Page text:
Saturday, February 16, 2008

An Aunt's Authorial Advice

Chawton: August 10, 1814

August 10, 1814.


I am quite ashamed to find that I have never answered some question of yours in a former note. I kept it on purpose to refer to it at a proper time and then forgot it. I like the name "Which is the Heroine" very well, and I daresay shall grow to like it very much in time; but "Enthusiasm" was something so very superior that my common title must appear to disadvantage. I am not sensible of any blunders about Dawlish; the library was pitiful and wretched twelve years ago and not likely to have anybody's publications. There is no such title as Desborough either among dukes, marquises, earls, viscounts, or barons. These were your inquiries. I will now thank you for your envelope received this morning. Your Aunt Cass is as well pleased with St. Julian as ever, and I am delighted with the idea of seeing Progillian again.

Wednesday 17. -- We have now just finished the first of the three books I had the pleasure of receiving yesterday. I read it aloud and we are all very much amused, and like the work quite as well as ever. I depend on getting through another book before dinner, but there is really a good deal of respectable reading in your forty-eight pages. I have no doubt six would make a very good-sized volume. You must have been quite pleased to have accomplished so much. I like Lord Portman and his brother very much. I am only afraid that Lord P.'s good nature will make most people like him better than he deserves. The whole family are very good, and Lady Anne, who was your great dread, you have succeeded particularly well with. Bell Griffin is just what she should be. My corrections have not been more important than before; here and there we have thought the sense could be expressed in fewer words, and I have scratched out Sir Thos. from walking with the others to the stables, &c. the very day after breaking his arm; for, though I find your papa did walk out immediately after his arm was set, I think it can be so little usual as to appear unnatural in a book. Lyme will not do. Lyme is towards forty miles from Dawlish and would not be talked of there. I have put Starcross instead. If you prefer Exeter, that must be always safe.

I have also scratched out the introduction between Lord Portman and his brother and Mr. Griffin. A country surgeon (don't tell Mr. C. Lyford) would not be introduced to men of their rank, and when Mr. P. is first brought in, he would not be introduced as the Honourable. That distinction is never mentioned at such times, at least I believe not. Now we have finished the second book, or rather the fifth. I do think you had better omit Lady Helena's postscript. To those that are acquainted with "Pride and Prejudice" it will seem an imitation. And your Aunt C. and I both recommend your making a little alteration in the last scene between Devereux F. and Lady Clanmurray and her daughter. We think they press him too much, more than sensible or well-bred women would do; Lady C., at least, should have discretion enough to be sooner satisfied with his determination of not going with them. I am very much pleased with Egerton as yet. I did not expect to like him, but I do, and Susan is a very nice little animated creature; but St. Julian is the delight of our lives. He is quite interesting. The whole of his break off with Lady Helena is very well done. Yes; Russell Square is a very proper distance from Berkeley Square. We are reading the last book. They must be two days going from Dawlish to Bath. They are nearly 100 miles apart.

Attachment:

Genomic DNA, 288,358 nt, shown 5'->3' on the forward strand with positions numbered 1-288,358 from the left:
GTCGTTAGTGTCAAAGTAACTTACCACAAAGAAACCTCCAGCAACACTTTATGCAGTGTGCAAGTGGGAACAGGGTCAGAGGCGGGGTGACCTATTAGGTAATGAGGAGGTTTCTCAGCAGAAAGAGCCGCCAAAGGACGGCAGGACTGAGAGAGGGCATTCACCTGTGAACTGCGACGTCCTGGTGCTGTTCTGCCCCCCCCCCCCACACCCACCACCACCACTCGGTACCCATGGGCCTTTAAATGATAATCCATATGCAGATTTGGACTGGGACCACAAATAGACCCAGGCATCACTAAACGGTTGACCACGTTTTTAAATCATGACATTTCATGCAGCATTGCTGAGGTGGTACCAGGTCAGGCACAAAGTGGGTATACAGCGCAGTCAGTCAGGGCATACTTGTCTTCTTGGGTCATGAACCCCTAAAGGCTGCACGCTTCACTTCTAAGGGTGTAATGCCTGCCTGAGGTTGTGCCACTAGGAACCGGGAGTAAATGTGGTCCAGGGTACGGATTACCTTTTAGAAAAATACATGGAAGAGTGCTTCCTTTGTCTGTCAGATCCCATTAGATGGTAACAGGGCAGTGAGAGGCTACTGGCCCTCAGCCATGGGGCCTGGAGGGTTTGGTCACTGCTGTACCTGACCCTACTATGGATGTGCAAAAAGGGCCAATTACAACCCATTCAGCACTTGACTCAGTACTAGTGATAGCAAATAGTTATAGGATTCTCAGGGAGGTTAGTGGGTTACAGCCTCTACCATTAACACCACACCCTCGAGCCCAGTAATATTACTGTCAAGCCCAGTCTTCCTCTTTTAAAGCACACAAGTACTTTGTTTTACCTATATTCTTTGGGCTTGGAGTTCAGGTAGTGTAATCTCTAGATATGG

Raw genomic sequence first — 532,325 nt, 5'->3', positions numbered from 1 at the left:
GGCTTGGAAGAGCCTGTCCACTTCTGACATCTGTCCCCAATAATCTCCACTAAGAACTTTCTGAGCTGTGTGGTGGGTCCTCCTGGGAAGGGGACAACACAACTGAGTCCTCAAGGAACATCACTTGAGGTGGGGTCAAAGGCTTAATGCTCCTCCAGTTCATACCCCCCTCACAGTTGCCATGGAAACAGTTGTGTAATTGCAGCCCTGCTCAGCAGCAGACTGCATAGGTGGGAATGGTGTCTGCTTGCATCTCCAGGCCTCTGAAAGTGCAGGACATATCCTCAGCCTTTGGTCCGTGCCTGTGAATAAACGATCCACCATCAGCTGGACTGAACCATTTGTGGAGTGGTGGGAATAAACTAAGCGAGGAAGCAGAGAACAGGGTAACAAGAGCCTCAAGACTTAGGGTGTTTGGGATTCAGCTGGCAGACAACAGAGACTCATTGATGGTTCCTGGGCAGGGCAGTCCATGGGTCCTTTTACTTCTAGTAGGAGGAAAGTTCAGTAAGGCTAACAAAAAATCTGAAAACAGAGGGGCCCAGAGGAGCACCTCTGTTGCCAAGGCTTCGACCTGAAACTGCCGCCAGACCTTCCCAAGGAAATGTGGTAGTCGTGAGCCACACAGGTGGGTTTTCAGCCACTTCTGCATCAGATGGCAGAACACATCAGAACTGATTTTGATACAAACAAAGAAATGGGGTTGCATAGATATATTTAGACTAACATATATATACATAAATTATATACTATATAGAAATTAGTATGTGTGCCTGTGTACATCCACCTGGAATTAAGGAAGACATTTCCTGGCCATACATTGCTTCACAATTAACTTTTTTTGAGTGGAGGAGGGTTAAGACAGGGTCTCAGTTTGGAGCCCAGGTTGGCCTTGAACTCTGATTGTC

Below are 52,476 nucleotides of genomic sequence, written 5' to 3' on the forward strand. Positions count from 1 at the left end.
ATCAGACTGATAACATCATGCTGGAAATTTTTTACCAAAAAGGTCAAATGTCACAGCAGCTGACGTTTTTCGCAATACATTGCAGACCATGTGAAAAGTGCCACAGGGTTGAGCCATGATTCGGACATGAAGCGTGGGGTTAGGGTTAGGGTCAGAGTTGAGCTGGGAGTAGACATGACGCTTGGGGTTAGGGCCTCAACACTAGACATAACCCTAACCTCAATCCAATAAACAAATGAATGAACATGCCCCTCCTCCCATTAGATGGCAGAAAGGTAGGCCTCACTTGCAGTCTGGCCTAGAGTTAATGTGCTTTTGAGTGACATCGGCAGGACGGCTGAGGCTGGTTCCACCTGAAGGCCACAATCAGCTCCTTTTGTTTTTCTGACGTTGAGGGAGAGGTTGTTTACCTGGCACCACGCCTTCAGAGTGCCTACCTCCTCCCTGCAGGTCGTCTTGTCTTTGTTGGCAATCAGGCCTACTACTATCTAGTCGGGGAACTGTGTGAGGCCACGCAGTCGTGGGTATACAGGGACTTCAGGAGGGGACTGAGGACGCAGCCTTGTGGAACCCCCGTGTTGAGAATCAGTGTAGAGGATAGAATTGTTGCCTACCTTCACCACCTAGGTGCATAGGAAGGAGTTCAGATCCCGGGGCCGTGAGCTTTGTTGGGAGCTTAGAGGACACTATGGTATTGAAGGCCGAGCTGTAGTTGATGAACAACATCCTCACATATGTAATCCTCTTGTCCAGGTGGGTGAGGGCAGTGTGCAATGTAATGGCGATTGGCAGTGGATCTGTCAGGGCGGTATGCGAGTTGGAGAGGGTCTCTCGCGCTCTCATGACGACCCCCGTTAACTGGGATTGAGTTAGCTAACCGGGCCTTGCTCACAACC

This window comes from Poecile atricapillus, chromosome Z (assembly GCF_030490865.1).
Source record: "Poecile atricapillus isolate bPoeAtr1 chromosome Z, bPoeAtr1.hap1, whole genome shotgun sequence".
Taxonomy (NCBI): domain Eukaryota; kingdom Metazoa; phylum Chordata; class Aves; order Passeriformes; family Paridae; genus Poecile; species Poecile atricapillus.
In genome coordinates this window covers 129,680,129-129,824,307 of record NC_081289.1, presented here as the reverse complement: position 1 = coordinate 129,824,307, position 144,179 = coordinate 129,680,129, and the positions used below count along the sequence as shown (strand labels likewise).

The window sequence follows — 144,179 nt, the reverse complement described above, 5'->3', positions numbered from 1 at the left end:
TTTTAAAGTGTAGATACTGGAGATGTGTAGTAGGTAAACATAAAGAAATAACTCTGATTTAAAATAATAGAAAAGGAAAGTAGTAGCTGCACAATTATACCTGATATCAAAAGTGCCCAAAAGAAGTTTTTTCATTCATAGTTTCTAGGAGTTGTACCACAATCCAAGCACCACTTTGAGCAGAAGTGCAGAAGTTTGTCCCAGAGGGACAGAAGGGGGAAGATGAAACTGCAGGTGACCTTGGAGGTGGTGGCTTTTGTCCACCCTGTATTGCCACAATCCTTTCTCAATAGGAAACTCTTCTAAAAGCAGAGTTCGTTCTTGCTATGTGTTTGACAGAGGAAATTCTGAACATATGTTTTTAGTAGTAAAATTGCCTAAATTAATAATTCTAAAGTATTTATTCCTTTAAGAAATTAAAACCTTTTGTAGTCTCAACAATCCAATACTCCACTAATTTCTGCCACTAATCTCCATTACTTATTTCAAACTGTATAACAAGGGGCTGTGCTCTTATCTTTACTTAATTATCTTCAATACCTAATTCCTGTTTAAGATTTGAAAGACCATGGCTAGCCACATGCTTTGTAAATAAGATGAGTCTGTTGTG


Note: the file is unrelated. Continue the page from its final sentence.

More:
Thursday. -- We finished it last night after our return from drinking tea at the Great House. The last chapter does not please us quite so well; we do not thoroughly like the play, perhaps from having had too much of plays in that way lately [vide "Mansfield Park"], and we think you had better not leave England. Let the Portmans go to Ireland; but as you know nothing of the manners there, you had better not go with them. You will be in danger of giving false representations. Stick to Bath and the Foresters. There you will be quite at home.
Your Aunt C. does not like desultory novels, and is rather afraid yours will be too much so, that there will be too frequently a change from one set of people to another, and that circumstances will be introduced of apparent consequence which will lead to nothing. It will not be so great an objection to me if it does. I allow much more latitude than she does, and think nature and spirit cover many sins of a wandering story, and people in general do not care so much about it, for your comfort.

I should like to have had more of Devereux. I do not feel enough acquainted with him. You were afraid of meddling with him I dare say. I like your sketch of Lord Clanmurray, and your picture of the two young girls' enjoyment is very good. I have not noticed St. Julian's serious conversation with Cecilia, but I like it exceedingly. What he says about the madness of otherwise sensible women on the subject of their daughters coming out is worth its weight in gold.
I do not perceive that the language sinks. Pray go on.

Yours affectionately,

from Letters of Jane Austen, Braebourne Edition, ed. Edward Hugessen Knatchbull-Hugessen (First Baron Braebourne & son of Fanny Knight), c.1884

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